Scientists studying a European shrub known as barberry have found that it’s able to abort its own seeds to avoid parasitic infection. The plants produce berries containing either one or two seeds, which are eaten by the larvae of the tephritid fruit fly. In a study published in this month’s issue of The American Naturalist, researchers note that if a berry contains two seeds, one of which has become infested, the plant will stop the development of the infested seed in order to kill off the larvae and save the healthy seed. However, if a berry contains only one seed and it has become infested, the plant will hardly ever abort it. The findings show that the plant is able to differentiate between inner and outer conditions of its berries, as well as anticipate future risks.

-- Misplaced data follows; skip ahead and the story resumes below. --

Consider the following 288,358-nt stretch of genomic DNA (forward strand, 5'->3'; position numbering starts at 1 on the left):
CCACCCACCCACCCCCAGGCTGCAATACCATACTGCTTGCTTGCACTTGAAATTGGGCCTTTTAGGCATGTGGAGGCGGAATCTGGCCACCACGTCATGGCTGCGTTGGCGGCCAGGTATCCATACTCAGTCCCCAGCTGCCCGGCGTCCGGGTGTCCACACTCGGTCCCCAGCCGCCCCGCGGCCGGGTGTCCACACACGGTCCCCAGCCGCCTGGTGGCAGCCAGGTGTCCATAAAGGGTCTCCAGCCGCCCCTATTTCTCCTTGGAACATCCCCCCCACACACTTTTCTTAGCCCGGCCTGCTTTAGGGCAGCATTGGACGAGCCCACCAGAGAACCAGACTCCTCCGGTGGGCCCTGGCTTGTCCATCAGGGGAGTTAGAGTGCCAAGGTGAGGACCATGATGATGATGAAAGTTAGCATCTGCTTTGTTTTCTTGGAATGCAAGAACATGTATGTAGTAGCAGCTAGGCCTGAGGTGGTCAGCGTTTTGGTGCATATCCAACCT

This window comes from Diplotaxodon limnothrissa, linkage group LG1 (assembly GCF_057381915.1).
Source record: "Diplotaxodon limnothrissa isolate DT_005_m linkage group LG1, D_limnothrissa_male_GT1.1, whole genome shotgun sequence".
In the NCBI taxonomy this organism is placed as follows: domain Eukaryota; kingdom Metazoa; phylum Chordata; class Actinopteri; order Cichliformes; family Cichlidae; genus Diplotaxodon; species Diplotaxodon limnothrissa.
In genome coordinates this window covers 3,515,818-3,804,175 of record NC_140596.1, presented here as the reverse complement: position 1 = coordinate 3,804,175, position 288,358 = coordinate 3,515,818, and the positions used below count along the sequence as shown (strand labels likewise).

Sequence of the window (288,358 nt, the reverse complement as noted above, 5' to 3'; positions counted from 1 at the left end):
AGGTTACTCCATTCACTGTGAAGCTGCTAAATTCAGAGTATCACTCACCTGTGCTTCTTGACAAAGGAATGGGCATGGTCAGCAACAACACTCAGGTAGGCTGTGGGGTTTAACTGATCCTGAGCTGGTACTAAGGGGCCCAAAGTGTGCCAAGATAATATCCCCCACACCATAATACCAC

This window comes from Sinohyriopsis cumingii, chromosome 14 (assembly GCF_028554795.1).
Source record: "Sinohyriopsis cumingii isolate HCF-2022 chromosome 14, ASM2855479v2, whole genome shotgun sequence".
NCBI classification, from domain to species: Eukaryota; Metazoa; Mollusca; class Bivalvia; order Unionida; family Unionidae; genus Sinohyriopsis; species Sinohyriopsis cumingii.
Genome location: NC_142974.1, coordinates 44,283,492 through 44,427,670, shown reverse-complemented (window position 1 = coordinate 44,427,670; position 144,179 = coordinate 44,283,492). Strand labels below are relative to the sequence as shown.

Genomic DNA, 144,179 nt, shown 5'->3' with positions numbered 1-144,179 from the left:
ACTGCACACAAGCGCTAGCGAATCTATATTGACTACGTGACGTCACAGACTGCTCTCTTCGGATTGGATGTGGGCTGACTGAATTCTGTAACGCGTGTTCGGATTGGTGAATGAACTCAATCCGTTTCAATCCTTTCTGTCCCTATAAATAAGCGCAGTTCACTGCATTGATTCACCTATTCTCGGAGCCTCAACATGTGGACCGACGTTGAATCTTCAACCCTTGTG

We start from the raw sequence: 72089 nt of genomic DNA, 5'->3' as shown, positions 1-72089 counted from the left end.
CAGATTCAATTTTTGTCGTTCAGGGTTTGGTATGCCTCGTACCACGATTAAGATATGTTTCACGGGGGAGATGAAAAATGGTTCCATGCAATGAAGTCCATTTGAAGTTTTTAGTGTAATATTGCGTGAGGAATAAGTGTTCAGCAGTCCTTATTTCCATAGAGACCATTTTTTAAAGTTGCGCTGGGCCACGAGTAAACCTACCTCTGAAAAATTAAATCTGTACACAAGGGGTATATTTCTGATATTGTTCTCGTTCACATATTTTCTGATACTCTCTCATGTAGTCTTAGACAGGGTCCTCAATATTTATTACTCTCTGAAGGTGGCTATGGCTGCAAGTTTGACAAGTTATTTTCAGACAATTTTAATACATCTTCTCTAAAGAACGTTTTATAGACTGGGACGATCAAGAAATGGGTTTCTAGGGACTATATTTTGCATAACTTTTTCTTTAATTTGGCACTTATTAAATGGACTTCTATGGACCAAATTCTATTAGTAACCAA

See more Signal/Noise.